Oscar on the island of two truths
Imagine that one day you woke up in a world having another logic underling all our thinking and all our reasoning. That is exactly what happened to Oscar on a murky winter day when he was playing with his magic set, picturing himself as Harry Potter fighting with Voldemort. Suddenly he found himself on an island inhabited by people who had a way of thinking completely different from anything he had ever encountered before. Instead of the two truth values 0 and 1 as in the world he used to live in, there were three: 0, Q and K. For the people of the island the proposition "Oscar is a ten-year-old." wasn't either TRUE or FALSE, but rather Q-TRUE, K-TRUE or FALSE. How exactly are we to understand that, and how did it effect the interactions among the inhabitants of the island? And how was Oscar to explain to the people of the island that he really was ten years old?
The island was ruled by a queen and a king. It is important to stress that the queen was neither inferior nor superior to the king. Rather than as a married couple one should think of the queen and the king as two parallel powers, somewhat like the Queen of the Night and the King Sarastro in Mozart's famous opera The Magic Flute. The queen and the king had their own castle each, each of them had their own court, their own advisers and servants, and most importantly each of them even had their own truth value.
On the island, a proposition p is either FALSE, Q-TRUE or K-TRUE; in each of the cases we say that p has value 0, Q or K, respectively. The queen finds the truth value Q to be superior, while the king values the most the value K. The queen and the king have their opinions on all issues, while other residents typically have their opinions on some issues but not all.
A native A can either have an opinion on a matter (or proposition) p or not. If A has an opinion on p, then exactly one of the following holds:
- A considers p to be FALSE, in which case we say that A assigns value 0 to p;
- A considers p to be Q-TRUE, in which case we say that A assigns value Q to p;
- A considers p to be K-TRUE, in which case we say that A assigns value K to p.
Having an opinion on p, A can be either right or wrong about p. We say that A is right about p if the truth value that A assigns to p equals the value of p. Two residents of the island are said to agree on a sentence p when they both assign the same truth value to it. Moreover, if the queen assigns the value 0 to p, then so does the king, and vice versa. One could argue that the two royalties share the same FALSE but have different TRUEs.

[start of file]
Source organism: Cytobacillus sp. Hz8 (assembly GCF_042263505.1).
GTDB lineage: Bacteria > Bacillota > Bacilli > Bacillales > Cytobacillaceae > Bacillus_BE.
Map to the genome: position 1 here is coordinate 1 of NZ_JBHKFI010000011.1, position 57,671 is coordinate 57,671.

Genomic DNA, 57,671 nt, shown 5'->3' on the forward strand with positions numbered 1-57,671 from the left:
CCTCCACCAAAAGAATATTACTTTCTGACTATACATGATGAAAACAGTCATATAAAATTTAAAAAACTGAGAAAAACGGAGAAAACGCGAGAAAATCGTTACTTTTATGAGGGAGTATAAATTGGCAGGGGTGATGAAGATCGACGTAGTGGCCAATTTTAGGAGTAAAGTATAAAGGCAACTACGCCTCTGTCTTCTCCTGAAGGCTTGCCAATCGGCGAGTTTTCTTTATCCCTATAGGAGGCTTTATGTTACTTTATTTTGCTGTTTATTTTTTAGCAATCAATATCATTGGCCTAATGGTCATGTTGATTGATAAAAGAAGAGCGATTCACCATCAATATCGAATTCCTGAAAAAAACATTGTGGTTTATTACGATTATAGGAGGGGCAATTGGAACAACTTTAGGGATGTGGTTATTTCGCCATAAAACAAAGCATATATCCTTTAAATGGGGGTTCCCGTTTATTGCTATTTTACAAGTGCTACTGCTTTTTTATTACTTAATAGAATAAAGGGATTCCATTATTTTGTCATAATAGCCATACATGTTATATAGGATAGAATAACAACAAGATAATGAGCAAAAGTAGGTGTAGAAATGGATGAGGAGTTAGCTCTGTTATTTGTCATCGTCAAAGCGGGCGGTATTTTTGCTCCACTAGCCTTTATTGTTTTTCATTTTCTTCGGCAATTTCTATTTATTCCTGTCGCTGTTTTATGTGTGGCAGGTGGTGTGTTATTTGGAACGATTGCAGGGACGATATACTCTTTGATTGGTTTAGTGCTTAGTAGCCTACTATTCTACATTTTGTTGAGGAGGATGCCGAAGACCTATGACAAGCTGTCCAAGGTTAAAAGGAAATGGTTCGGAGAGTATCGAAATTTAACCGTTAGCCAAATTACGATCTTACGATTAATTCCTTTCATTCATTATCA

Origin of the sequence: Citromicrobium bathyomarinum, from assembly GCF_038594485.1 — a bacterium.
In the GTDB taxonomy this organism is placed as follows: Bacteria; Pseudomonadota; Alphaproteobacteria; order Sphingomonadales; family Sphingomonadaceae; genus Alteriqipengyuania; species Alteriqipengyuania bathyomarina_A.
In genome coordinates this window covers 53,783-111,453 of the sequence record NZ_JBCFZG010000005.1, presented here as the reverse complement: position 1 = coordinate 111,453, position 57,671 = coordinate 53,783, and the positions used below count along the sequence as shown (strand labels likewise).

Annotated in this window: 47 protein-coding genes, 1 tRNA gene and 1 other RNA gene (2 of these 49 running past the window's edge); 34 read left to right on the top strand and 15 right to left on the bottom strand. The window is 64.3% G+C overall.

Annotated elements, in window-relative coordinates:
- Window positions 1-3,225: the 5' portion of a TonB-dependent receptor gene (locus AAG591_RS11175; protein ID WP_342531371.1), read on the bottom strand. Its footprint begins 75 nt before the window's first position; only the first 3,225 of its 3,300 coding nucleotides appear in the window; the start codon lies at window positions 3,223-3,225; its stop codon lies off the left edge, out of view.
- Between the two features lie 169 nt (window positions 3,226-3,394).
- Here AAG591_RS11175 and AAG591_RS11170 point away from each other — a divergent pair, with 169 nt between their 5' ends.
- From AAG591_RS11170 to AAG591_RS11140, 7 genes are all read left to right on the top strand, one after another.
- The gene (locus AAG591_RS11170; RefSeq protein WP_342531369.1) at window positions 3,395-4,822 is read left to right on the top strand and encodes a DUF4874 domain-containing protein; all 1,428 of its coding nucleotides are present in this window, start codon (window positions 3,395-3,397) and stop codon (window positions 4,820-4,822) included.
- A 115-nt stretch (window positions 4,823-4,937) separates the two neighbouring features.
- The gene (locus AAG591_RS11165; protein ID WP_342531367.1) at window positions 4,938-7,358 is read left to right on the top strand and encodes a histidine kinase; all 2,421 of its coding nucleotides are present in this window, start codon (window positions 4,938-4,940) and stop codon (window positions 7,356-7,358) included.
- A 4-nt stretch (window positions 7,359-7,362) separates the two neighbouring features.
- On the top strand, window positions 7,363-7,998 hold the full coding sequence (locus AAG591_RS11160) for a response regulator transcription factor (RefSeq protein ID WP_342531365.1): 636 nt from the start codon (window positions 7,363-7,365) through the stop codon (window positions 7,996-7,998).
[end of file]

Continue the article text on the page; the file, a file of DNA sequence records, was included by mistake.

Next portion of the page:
The queen and the king share equal power, and every resident of the island is loyal to one of them. A native A is loyal to the queen if and only if A agrees with the queen on all those issues p on which A has an opinion. Similarly, A is loyal to the king if and only if A agrees with the king on all those issues p on which A has an opinion. Oscar discovered all that soon after his arrival. However, it remained unclear to him for quite some time whether a person could be loyal to both the queen and the king at the same time.
A native that is loyal to the queen is said to believe a sentence p when he assigns the truth value Q to p, and a native that is loyal to the king is said to believe p when she assigns the value K to it. When a native A believes p we also say that A considers p to be true. Finally, we say that A knows p when A believes p and is right about p.
See if you can solve the pair of exercises below. You are most welcome to post your solutions in the comments below.
Exercise 1. Show that the queen is loyal to herself and the king is loyal to himself.
Exercise 2. Show that the queen believes a sentence p when she assigns the truth value Q to p, and that the king believes p when he assigns the value K to it.